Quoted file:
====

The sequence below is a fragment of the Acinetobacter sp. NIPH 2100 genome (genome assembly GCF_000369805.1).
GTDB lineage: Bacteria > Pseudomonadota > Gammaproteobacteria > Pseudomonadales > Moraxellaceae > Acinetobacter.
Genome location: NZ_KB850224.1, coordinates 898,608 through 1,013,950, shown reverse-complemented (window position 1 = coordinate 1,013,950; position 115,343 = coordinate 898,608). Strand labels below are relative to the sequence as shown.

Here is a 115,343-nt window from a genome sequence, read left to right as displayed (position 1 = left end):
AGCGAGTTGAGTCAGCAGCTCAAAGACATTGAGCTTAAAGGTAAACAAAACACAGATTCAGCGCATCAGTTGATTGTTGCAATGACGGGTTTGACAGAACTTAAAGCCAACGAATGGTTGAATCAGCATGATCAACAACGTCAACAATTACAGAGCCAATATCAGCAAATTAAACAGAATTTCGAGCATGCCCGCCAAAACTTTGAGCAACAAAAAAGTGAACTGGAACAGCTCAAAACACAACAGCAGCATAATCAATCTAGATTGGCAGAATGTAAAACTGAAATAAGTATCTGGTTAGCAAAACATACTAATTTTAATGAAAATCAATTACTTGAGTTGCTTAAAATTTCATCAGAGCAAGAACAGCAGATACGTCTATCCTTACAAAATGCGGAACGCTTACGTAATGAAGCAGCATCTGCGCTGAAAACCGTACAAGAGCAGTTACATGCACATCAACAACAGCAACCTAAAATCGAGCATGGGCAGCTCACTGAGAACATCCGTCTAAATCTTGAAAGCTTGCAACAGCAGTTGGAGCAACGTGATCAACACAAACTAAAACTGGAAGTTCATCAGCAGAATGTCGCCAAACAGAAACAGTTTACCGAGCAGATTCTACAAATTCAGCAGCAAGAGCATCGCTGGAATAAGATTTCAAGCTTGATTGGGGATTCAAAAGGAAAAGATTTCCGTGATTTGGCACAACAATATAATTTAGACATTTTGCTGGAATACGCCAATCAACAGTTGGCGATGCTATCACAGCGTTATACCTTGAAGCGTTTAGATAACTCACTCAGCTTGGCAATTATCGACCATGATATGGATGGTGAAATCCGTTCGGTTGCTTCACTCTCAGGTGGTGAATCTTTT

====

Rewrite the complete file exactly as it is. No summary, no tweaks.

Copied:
The sequence below is a fragment of the Acinetobacter sp. NIPH 2100 genome (genome assembly GCF_000369805.1).
GTDB lineage: Bacteria > Pseudomonadota > Gammaproteobacteria > Pseudomonadales > Moraxellaceae > Acinetobacter.
Genome location: NZ_KB850224.1, coordinates 898,608 through 1,013,950, shown reverse-complemented (window position 1 = coordinate 1,013,950; position 115,343 = coordinate 898,608). Strand labels below are relative to the sequence as shown.

Here is a 115,343-nt window from a genome sequence, read left to right as displayed (position 1 = left end):
AGCGAGTTGAGTCAGCAGCTCAAAGACATTGAGCTTAAAGGTAAACAAAACACAGATTCAGCGCATCAGTTGATTGTTGCAATGACGGGTTTGACAGAACTTAAAGCCAACGAATGGTTGAATCAGCATGATCAACAACGTCAACAATTACAGAGCCAATATCAGCAAATTAAACAGAATTTCGAGCATGCCCGCCAAAACTTTGAGCAACAAAAAAGTGAACTGGAACAGCTCAAAACACAACAGCAGCATAATCAATCTAGATTGGCAGAATGTAAAACTGAAATAAGTATCTGGTTAGCAAAACATACTAATTTTAATGAAAATCAATTACTTGAGTTGCTTAAAATTTCATCAGAGCAAGAACAGCAGATACGTCTATCCTTACAAAATGCGGAACGCTTACGTAATGAAGCAGCATCTGCGCTGAAAACCGTACAAGAGCAGTTACATGCACATCAACAACAGCAACCTAAAATCGAGCATGGGCAGCTCACTGAGAACATCCGTCTAAATCTTGAAAGCTTGCAACAGCAGTTGGAGCAACGTGATCAACACAAACTAAAACTGGAAGTTCATCAGCAGAATGTCGCCAAACAGAAACAGTTTACCGAGCAGATTCTACAAATTCAGCAGCAAGAGCATCGCTGGAATAAGATTTCAAGCTTGATTGGGGATTCAAAAGGAAAAGATTTCCGTGATTTGGCACAACAATATAATTTAGACATTTTGCTGGAATACGCCAATCAACAGTTGGCGATGCTATCACAGCGTTATACCTTGAAGCGTTTAGATAACTCACTCAGCTTGGCAATTATCGACCATGATATGGATGGTGAAATCCGTTCGGTTGCTTCACTCTCAGGTGGTGAATCTTTT